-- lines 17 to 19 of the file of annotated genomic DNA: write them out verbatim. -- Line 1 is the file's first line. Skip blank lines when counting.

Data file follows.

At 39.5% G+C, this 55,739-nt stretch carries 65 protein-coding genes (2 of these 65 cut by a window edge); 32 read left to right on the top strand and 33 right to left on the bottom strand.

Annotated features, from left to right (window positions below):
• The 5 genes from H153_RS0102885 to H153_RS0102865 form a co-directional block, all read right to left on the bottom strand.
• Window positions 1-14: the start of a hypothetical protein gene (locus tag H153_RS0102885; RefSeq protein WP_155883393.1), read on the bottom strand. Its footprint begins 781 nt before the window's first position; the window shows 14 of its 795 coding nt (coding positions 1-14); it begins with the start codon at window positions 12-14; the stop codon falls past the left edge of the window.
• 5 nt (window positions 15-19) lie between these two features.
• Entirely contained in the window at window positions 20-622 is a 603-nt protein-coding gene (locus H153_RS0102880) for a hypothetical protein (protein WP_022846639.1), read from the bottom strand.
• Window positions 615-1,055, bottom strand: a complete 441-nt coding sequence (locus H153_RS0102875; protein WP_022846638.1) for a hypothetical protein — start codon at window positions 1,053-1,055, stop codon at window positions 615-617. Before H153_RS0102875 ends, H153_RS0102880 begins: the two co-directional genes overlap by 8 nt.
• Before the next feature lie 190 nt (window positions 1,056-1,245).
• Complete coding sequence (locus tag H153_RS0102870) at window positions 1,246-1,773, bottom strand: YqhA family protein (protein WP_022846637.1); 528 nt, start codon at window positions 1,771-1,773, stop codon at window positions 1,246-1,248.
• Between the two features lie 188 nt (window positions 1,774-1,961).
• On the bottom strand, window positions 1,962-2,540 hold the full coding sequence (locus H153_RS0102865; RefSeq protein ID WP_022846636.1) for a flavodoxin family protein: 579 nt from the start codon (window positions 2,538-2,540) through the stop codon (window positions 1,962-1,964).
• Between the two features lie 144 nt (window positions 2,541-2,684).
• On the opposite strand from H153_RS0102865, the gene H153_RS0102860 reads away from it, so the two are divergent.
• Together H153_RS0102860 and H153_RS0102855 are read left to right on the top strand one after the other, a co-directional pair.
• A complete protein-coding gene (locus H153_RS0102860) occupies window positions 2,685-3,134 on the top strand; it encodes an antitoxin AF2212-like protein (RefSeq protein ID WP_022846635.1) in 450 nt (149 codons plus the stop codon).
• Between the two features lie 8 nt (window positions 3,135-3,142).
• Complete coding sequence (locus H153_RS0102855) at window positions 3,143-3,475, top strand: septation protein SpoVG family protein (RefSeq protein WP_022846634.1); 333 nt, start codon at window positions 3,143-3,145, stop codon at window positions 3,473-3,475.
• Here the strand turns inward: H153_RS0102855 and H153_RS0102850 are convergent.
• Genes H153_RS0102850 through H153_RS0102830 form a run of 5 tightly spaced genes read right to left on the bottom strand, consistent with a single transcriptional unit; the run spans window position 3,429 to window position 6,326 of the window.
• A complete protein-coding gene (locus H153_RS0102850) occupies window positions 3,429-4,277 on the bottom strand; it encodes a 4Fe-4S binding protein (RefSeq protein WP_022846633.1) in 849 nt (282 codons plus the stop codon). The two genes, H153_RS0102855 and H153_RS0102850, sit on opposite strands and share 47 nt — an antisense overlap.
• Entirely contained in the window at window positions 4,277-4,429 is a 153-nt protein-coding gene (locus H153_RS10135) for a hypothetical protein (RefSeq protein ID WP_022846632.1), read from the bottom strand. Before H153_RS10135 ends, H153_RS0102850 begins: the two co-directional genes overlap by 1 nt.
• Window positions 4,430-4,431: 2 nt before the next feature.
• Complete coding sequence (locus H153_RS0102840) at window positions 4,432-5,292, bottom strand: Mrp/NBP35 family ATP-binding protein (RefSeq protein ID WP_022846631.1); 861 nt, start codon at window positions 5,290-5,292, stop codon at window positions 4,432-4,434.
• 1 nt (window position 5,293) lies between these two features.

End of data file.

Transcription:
• Complete coding sequence (locus H153_RS0102855) at window positions 3,143-3,475, top strand: septation protein SpoVG family protein (RefSeq protein WP_022846634.1); 333 nt, start codon at window positions 3,143-3,145, stop codon at window positions 3,473-3,475.
• Here the strand turns inward: H153_RS0102855 and H153_RS0102850 are convergent.
• Genes H153_RS0102850 through H153_RS0102830 form a run of 5 tightly spaced genes read right to left on the bottom strand, consistent with a single transcriptional unit; the run spans window position 3,429 to window position 6,326 of the window.